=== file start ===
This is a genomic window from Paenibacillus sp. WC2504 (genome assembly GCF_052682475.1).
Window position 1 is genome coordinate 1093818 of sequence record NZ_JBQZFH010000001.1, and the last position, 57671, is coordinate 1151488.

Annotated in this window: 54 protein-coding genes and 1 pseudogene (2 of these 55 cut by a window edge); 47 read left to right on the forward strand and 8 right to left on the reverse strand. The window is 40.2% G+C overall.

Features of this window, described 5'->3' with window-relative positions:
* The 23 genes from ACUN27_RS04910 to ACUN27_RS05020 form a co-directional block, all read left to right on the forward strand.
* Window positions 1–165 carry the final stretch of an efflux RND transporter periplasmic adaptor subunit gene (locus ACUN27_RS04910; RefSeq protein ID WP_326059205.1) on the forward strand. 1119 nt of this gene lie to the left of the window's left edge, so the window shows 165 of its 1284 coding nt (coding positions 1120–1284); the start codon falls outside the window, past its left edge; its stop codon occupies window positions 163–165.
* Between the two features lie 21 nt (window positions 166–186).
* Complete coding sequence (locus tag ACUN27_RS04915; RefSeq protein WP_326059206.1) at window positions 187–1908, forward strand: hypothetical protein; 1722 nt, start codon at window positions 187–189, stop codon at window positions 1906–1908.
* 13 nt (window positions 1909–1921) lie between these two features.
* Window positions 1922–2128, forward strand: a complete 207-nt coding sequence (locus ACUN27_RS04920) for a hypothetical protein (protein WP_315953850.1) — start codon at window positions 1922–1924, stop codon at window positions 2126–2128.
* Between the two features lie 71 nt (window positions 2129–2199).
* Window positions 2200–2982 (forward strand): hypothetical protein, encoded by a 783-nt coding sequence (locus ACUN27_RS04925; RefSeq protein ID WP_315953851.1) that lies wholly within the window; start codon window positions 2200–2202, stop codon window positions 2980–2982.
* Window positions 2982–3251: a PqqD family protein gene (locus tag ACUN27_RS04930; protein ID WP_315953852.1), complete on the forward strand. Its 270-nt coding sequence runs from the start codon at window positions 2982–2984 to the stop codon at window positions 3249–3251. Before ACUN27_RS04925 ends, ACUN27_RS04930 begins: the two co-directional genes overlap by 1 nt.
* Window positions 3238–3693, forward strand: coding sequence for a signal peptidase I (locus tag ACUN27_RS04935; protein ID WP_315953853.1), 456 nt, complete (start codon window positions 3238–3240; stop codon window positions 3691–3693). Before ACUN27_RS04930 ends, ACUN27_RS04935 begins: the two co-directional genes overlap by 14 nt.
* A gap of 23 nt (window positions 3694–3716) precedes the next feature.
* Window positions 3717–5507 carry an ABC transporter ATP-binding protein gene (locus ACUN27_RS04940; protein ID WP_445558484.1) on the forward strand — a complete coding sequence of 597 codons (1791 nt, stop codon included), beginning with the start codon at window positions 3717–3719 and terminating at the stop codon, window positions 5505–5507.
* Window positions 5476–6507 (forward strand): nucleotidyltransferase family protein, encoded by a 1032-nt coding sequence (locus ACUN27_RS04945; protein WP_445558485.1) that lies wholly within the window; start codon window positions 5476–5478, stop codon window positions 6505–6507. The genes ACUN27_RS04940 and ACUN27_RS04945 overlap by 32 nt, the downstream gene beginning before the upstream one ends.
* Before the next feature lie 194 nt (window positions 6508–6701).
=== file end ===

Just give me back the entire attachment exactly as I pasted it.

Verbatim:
This is a genomic window from Paenibacillus sp. WC2504 (genome assembly GCF_052682475.1).
Window position 1 is genome coordinate 1093818 of sequence record NZ_JBQZFH010000001.1, and the last position, 57671, is coordinate 1151488.

Annotated in this window: 54 protein-coding genes and 1 pseudogene (2 of these 55 cut by a window edge); 47 read left to right on the forward strand and 8 right to left on the reverse strand. The window is 40.2% G+C overall.

Features of this window, described 5'->3' with window-relative positions:
* The 23 genes from ACUN27_RS04910 to ACUN27_RS05020 form a co-directional block, all read left to right on the forward strand.
* Window positions 1–165 carry the final stretch of an efflux RND transporter periplasmic adaptor subunit gene (locus ACUN27_RS04910; RefSeq protein ID WP_326059205.1) on the forward strand. 1119 nt of this gene lie to the left of the window's left edge, so the window shows 165 of its 1284 coding nt (coding positions 1120–1284); the start codon falls outside the window, past its left edge; its stop codon occupies window positions 163–165.
* Between the two features lie 21 nt (window positions 166–186).
* Complete coding sequence (locus tag ACUN27_RS04915; RefSeq protein WP_326059206.1) at window positions 187–1908, forward strand: hypothetical protein; 1722 nt, start codon at window positions 187–189, stop codon at window positions 1906–1908.
* 13 nt (window positions 1909–1921) lie between these two features.
* Window positions 1922–2128, forward strand: a complete 207-nt coding sequence (locus ACUN27_RS04920) for a hypothetical protein (protein WP_315953850.1) — start codon at window positions 1922–1924, stop codon at window positions 2126–2128.
* Between the two features lie 71 nt (window positions 2129–2199).
* Window positions 2200–2982 (forward strand): hypothetical protein, encoded by a 783-nt coding sequence (locus ACUN27_RS04925; RefSeq protein ID WP_315953851.1) that lies wholly within the window; start codon window positions 2200–2202, stop codon window positions 2980–2982.
* Window positions 2982–3251: a PqqD family protein gene (locus tag ACUN27_RS04930; protein ID WP_315953852.1), complete on the forward strand. Its 270-nt coding sequence runs from the start codon at window positions 2982–2984 to the stop codon at window positions 3249–3251. Before ACUN27_RS04925 ends, ACUN27_RS04930 begins: the two co-directional genes overlap by 1 nt.
* Window positions 3238–3693, forward strand: coding sequence for a signal peptidase I (locus tag ACUN27_RS04935; protein ID WP_315953853.1), 456 nt, complete (start codon window positions 3238–3240; stop codon window positions 3691–3693). Before ACUN27_RS04930 ends, ACUN27_RS04935 begins: the two co-directional genes overlap by 14 nt.
* A gap of 23 nt (window positions 3694–3716) precedes the next feature.
* Window positions 3717–5507 carry an ABC transporter ATP-binding protein gene (locus ACUN27_RS04940; protein ID WP_445558484.1) on the forward strand — a complete coding sequence of 597 codons (1791 nt, stop codon included), beginning with the start codon at window positions 3717–3719 and terminating at the stop codon, window positions 5505–5507.
* Window positions 5476–6507 (forward strand): nucleotidyltransferase family protein, encoded by a 1032-nt coding sequence (locus ACUN27_RS04945; protein WP_445558485.1) that lies wholly within the window; start codon window positions 5476–5478, stop codon window positions 6505–6507. The genes ACUN27_RS04940 and ACUN27_RS04945 overlap by 32 nt, the downstream gene beginning before the upstream one ends.
* Before the next feature lie 194 nt (window positions 6508–6701).